Meet the BioPharma Vet Frantically Raising Cash for His Biotech Startup Engage Therapeutics

Published: Aug 18, 2017

Meet the BioPharma Vet Frantically Raising Cash for His Biotech Startup Engage Therapeutics August 18, 2017
By Mark Terry, Breaking News Staff

Greg Mayes founded Engage Therapeutics to find a better preventive approach for his son’s epilepsy. It’s not that big a stretch—up until December 2016, Mayes was the chief operating officer of Advaxis in Princeton, NJ, and remains its chief business officer and board member. Before Advaxis, he was president and general counsel of Unigene Laboratories, and from 2001 to 2005 was senior counsel for AstraZeneca (AZN). He knows how to do this. But he’s been surprised at how difficult it is to raise money for Engage.

Engage Therapeutics is trying to take a promising inhaler technology for epilepsy into clinical trials. To keep the company afloat and fund the trial, Mayes needs to raise $21 million—by the end of August—and still needs to raise about $7 million.

Rebecca Robbins, writing for STAT, says, “Mayes is billing his treatment as a would-be EpiPen for epilepsy, a way for patients to stop a seizure in its tracks when they feel one coming on. (He estimates there are about 200,000 such patients in the U.S. who can recognize early warning signs minutes or days before they have a seizure but don’t have any very fast-acting options to prevent it.)”

The treatment is called Staccato alprazolam, and mixes two already-approved products, a generic form of benzodiazepine that markets under Xanax, and the inhaler, which was approved in 2012 to administer an antipsychotic medication.

In a proof-of-concept study by Alexza Pharmaceuticals, researchers induced seizures in five patients using flashing lights. They used the inhaler with varying dosages of the drug. The drug appeared effective within 30 seconds, and in four of the patients, there was no detective seizure activity two minutes after inhaling the drug.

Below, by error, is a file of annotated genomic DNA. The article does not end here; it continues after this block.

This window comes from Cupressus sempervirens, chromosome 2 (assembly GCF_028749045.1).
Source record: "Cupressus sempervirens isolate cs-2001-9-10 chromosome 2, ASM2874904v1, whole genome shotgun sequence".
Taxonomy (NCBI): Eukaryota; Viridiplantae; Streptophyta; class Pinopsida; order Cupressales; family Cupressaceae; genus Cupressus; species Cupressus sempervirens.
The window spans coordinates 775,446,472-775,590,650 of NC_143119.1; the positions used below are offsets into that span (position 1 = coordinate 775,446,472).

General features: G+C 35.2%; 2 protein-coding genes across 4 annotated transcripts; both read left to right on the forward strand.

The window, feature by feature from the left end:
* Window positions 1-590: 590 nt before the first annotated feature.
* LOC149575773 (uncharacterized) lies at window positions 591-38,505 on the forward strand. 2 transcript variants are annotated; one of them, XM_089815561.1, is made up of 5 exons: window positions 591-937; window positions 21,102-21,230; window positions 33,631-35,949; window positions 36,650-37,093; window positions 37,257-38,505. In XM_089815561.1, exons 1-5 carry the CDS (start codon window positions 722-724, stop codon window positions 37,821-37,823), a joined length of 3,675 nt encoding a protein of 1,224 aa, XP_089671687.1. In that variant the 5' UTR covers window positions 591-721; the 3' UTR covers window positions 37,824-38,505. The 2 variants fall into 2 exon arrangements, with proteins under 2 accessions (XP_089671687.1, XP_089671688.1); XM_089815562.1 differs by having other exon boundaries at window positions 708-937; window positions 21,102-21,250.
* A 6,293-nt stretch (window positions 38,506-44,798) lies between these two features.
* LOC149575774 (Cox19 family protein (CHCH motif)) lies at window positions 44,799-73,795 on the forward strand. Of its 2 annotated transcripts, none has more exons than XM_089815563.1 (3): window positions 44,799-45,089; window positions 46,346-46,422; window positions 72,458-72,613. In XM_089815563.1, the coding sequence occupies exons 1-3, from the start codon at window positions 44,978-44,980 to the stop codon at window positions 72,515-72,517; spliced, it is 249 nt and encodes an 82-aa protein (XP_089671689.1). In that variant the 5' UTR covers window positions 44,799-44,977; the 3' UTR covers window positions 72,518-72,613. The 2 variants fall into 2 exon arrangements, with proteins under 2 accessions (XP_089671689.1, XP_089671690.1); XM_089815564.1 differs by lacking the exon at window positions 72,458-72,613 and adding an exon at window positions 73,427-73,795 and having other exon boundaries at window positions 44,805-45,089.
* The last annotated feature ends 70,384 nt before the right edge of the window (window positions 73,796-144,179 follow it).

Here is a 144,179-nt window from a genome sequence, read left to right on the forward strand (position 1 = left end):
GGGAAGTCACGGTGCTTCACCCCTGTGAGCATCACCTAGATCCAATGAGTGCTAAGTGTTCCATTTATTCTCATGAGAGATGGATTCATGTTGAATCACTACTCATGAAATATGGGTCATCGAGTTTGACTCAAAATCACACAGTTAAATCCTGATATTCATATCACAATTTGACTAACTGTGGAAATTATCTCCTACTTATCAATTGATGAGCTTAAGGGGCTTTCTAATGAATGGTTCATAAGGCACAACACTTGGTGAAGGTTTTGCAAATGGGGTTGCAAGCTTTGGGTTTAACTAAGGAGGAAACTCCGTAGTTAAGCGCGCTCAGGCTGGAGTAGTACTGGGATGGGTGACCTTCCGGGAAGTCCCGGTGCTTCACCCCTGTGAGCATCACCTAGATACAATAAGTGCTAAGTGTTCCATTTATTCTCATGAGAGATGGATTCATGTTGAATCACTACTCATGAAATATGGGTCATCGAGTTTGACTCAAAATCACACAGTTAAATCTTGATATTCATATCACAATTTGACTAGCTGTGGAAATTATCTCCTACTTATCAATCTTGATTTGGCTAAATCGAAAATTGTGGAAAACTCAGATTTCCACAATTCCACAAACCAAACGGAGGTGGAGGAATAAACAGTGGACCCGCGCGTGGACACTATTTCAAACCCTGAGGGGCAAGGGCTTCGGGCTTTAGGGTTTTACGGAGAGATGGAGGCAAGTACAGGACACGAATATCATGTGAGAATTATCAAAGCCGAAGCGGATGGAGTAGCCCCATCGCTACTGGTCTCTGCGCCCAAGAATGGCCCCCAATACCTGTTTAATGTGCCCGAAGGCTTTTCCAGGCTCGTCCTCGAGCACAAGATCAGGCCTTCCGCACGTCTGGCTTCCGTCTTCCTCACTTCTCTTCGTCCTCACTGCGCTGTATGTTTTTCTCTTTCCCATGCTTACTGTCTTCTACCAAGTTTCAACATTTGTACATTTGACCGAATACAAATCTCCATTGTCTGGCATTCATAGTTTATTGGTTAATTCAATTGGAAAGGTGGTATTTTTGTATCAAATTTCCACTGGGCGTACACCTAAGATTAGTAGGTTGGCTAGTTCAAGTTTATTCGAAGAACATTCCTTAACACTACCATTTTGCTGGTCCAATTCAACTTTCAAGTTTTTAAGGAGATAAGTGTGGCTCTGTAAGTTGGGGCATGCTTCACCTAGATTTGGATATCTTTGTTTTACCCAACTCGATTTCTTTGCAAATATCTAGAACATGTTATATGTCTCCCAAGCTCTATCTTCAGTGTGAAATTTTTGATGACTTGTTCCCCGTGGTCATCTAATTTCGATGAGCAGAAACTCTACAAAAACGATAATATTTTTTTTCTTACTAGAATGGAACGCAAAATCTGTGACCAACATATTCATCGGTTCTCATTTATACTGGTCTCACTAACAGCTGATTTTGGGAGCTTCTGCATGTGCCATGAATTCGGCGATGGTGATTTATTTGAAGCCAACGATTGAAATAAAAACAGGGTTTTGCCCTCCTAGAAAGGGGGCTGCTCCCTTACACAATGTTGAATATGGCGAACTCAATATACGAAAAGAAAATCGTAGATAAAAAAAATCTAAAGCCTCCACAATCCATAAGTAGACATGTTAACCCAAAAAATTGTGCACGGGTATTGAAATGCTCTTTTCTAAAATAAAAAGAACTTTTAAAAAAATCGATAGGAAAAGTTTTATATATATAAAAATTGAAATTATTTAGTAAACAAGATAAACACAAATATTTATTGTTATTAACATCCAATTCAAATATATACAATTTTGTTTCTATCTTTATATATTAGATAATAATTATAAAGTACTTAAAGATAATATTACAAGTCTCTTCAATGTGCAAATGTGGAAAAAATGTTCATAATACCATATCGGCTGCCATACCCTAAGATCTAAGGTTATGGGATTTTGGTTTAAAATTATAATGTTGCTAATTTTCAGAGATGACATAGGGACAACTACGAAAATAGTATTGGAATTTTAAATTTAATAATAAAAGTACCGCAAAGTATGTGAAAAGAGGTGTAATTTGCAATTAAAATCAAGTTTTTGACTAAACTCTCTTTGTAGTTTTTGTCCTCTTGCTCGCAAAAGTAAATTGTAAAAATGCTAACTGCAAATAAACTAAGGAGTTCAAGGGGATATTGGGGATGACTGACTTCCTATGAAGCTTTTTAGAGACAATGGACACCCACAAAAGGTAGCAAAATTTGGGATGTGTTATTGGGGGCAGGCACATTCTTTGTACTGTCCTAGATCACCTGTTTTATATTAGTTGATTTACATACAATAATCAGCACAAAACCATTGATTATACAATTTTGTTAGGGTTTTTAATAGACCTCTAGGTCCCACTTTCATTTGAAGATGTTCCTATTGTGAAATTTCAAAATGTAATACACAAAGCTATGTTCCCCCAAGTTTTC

Although that certainly sounds promising, at least in a very limited way in a very small test group, neurologists are sensibly skeptical. Ronald Lesser, a Johns Hopkins epilepsy specialist not involved in the treatment development, told STAT that because the treatment hadn’t been tested in patients having real, unprovoked seizures, it was hard to read into how valuable and effective it was. And it also would need to be determined whether the treatment was better than existing treatments.

The inhaler was developed by Alexza, which is wholly owned by a company in Barcelona, Spain called Ferrer. The company is evaluating whether the device can be used for other diseases, such as for pain relief in cancer patients, or for sleep medications for individuals who wake up in the middle of the night. Alexza licensed development rights to Mayes. Alexza is eligible for milestone and royalty payments if anything comes of Mayes’ company.

Robbins writes, “The licensing deal with Alexza is why Mayes has a deadline at the end of August to line up investors for his Series A round: Alexza wants to get the inhaler into the clinic soon for epilepsy, and if Mayes can’t bring together enough investor money, Alexza could reassess its plans.”

Which has Mayes zigzagging the country and working the phones to convince investors to throw in with him. His goal is to fund a Phase IIb clinical trial of 100 patients with uncontrolled seizures. They would stay in an in-patient setting for up to week, and be given an inhaler with either a placebo or different dosages of the drug. They would be monitored for how long their seizure lasts.

He estimates the $21 million would take the company through the end of 2019 with the clinical trial wrapped up, data analyzed and submitted to the U.S. Food and Drug Administration (FDA) for feedback. If he can take Engage through that step, he can go for another round of financing, go public, or look for someone to buy the company.

Although Mayes recently picked up a big investor, and renegotiated terms with Alexza to decrease the amount of money he needs to raise this month by $4 million, he still needs to raise about $7 million.

“What we tell people is: We’re cautiously optimistic we can get this done, but it’s not a done deal,” Mayes told STAT.

And the clock is ticking.

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